ARNULF RAINER (1960)
Directed by Peter Kubelka
What it is: A minimal assault on the senses
Light or black screen, silence or white noise.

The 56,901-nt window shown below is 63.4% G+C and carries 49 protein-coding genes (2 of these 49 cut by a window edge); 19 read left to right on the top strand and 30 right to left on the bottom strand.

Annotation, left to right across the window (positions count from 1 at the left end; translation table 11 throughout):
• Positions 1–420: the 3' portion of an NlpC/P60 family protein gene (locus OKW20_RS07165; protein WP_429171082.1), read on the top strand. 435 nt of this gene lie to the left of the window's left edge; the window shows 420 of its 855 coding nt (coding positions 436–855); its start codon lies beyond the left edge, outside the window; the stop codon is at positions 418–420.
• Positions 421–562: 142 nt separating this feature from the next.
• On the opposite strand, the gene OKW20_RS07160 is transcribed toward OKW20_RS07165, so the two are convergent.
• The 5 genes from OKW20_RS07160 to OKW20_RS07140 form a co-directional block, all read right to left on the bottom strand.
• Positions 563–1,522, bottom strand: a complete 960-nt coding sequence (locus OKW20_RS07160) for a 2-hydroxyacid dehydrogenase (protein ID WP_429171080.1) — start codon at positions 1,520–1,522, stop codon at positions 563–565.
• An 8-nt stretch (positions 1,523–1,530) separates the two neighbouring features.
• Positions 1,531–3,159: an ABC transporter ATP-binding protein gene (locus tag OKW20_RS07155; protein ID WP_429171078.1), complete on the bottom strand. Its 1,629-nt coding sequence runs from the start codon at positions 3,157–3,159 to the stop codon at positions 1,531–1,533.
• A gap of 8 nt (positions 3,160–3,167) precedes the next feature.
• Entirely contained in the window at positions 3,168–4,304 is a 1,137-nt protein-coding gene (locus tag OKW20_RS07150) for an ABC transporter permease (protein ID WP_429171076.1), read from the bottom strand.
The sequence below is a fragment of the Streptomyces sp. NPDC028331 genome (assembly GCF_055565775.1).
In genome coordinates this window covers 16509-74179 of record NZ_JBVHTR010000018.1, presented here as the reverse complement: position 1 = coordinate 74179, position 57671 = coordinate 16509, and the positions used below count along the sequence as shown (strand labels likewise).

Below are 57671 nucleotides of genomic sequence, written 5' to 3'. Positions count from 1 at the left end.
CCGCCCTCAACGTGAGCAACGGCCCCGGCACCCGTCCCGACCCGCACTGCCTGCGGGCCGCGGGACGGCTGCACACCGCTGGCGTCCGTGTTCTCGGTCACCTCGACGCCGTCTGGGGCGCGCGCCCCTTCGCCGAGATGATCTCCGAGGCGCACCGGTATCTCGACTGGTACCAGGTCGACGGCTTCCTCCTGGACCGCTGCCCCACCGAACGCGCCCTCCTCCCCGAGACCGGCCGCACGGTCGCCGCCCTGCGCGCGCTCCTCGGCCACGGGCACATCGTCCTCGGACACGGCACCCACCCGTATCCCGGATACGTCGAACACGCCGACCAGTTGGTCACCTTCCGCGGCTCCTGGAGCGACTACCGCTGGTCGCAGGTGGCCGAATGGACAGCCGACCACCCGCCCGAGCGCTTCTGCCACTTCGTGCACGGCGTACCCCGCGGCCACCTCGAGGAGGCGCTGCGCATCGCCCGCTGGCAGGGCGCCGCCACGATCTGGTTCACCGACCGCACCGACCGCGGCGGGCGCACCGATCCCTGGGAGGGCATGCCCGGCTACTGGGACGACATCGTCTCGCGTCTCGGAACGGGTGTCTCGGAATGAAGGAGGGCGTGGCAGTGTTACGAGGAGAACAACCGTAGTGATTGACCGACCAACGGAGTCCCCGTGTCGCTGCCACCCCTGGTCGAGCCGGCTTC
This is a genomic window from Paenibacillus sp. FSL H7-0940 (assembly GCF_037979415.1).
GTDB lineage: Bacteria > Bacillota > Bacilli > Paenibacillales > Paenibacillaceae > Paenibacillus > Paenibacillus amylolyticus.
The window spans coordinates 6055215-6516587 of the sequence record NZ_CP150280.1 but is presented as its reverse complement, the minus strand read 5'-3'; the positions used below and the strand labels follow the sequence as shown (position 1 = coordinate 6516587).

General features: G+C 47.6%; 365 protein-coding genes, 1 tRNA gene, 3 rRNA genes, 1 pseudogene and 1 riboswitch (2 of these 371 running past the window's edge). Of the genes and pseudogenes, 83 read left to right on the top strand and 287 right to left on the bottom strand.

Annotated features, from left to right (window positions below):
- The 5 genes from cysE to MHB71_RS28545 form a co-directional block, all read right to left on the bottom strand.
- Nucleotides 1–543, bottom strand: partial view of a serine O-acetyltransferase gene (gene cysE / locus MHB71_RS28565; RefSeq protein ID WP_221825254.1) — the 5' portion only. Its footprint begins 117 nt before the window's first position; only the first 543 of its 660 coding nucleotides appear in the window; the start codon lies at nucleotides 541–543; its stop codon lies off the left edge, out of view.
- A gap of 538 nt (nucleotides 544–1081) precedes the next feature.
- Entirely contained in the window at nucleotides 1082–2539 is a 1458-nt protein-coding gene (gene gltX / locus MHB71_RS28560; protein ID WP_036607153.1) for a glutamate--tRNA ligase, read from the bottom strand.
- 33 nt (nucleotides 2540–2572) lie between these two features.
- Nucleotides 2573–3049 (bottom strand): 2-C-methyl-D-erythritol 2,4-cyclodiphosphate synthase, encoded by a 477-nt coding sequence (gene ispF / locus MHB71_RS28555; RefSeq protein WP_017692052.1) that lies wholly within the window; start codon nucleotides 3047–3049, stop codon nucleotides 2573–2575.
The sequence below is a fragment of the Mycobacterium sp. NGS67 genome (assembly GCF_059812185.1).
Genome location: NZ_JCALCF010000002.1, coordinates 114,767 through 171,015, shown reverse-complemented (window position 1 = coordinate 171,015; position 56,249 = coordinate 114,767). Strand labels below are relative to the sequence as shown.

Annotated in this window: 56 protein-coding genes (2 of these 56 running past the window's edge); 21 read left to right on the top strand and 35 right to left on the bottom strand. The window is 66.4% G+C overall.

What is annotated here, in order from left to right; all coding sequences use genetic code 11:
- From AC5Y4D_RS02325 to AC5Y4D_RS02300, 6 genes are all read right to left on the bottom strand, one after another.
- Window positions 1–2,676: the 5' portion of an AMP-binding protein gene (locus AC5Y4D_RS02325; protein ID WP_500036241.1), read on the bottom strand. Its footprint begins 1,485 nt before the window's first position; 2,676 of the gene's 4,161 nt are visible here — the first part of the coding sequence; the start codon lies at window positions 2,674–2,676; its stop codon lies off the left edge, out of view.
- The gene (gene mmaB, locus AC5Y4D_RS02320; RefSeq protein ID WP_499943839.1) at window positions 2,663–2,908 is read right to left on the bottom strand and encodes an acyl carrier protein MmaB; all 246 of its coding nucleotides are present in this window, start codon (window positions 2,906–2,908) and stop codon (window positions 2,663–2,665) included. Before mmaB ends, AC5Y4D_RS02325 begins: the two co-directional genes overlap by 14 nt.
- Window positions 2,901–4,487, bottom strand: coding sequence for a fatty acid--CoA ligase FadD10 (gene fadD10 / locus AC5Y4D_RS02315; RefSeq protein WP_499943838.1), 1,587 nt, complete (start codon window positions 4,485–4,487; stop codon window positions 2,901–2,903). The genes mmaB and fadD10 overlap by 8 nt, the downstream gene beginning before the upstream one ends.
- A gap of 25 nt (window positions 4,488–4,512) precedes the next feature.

All of the pieces of abstract cinema I've encountered so far have one thing in common; there is a certain attempt to be aesthetically pleasing. This is an exception. For seven minutes the visual input is either a completely white or a completely black screen, while the audio portion consists of either silence or harsh white noise. They start out in sync, but they don't stay that way. Is it pleasant? Hardly. Is it maddening? Very much so. Ultimately, the only thing you can think of to hold on to during the watching this is the visual audio rhythms as the short switches back and forth between the two extremes. It's a good thing this doesn't last any longer than it is; if ever I saw a movie that was capable of driving someone mad, this would be it, and I would imagine it would be even more unnerving on a theater screen than it is on my television. Still, I have to admire the way a movie this abstract can actually build suspense. At about the halfway point, the white noise stops and the screen goes black... and it stays that way....and stays that way... and stays that way.... and you're on the edge of your seat waiting for it to kick in again. Somehow, I can only admire the movie's ability to pull that one off. Yet I can't help but wondering what kind of mass exodus would have taken place when it did play on the big screen.